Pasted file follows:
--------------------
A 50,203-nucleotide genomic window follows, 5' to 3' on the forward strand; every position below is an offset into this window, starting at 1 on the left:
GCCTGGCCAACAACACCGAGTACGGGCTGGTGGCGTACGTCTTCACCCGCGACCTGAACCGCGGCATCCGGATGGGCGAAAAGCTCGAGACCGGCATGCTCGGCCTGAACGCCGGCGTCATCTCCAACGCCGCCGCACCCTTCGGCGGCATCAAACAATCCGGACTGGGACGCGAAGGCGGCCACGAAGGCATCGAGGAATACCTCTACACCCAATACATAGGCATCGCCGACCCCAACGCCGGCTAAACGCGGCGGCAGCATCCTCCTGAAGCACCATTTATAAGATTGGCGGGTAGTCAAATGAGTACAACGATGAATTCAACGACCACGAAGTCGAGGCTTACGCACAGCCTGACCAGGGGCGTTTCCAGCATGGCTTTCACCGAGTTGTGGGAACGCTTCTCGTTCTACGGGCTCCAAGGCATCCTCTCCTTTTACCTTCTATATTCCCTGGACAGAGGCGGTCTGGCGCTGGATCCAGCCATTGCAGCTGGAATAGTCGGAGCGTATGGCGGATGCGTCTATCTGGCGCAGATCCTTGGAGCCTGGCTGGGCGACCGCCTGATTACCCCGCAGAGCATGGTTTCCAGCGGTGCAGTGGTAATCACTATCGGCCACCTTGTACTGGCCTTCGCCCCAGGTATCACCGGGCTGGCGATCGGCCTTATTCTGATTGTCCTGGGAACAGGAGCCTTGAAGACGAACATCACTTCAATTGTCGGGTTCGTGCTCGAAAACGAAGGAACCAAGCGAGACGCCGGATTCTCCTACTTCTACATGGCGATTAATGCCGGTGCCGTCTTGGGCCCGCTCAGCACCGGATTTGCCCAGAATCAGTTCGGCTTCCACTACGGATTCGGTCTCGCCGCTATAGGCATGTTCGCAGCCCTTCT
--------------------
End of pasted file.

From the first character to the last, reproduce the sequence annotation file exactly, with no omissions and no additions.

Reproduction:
A 50,203-nucleotide genomic window follows, 5' to 3' on the forward strand; every position below is an offset into this window, starting at 1 on the left:
GCCTGGCCAACAACACCGAGTACGGGCTGGTGGCGTACGTCTTCACCCGCGACCTGAACCGCGGCATCCGGATGGGCGAAAAGCTCGAGACCGGCATGCTCGGCCTGAACGCCGGCGTCATCTCCAACGCCGCCGCACCCTTCGGCGGCATCAAACAATCCGGACTGGGACGCGAAGGCGGCCACGAAGGCATCGAGGAATACCTCTACACCCAATACATAGGCATCGCCGACCCCAACGCCGGCTAAACGCGGCGGCAGCATCCTCCTGAAGCACCATTTATAAGATTGGCGGGTAGTCAAATGAGTACAACGATGAATTCAACGACCACGAAGTCGAGGCTTACGCACAGCCTGACCAGGGGCGTTTCCAGCATGGCTTTCACCGAGTTGTGGGAACGCTTCTCGTTCTACGGGCTCCAAGGCATCCTCTCCTTTTACCTTCTATATTCCCTGGACAGAGGCGGTCTGGCGCTGGATCCAGCCATTGCAGCTGGAATAGTCGGAGCGTATGGCGGATGCGTCTATCTGGCGCAGATCCTTGGAGCCTGGCTGGGCGACCGCCTGATTACCCCGCAGAGCATGGTTTCCAGCGGTGCAGTGGTAATCACTATCGGCCACCTTGTACTGGCCTTCGCCCCAGGTATCACCGGGCTGGCGATCGGCCTTATTCTGATTGTCCTGGGAACAGGAGCCTTGAAGACGAACATCACTTCAATTGTCGGGTTCGTGCTCGAAAACGAAGGAACCAAGCGAGACGCCGGATTCTCCTACTTCTACATGGCGATTAATGCCGGTGCCGTCTTGGGCCCGCTCAGCACCGGATTTGCCCAGAATCAGTTCGGCTTCCACTACGGATTCGGTCTCGCCGCTATAGGCATGTTCGCAGCCCTTCT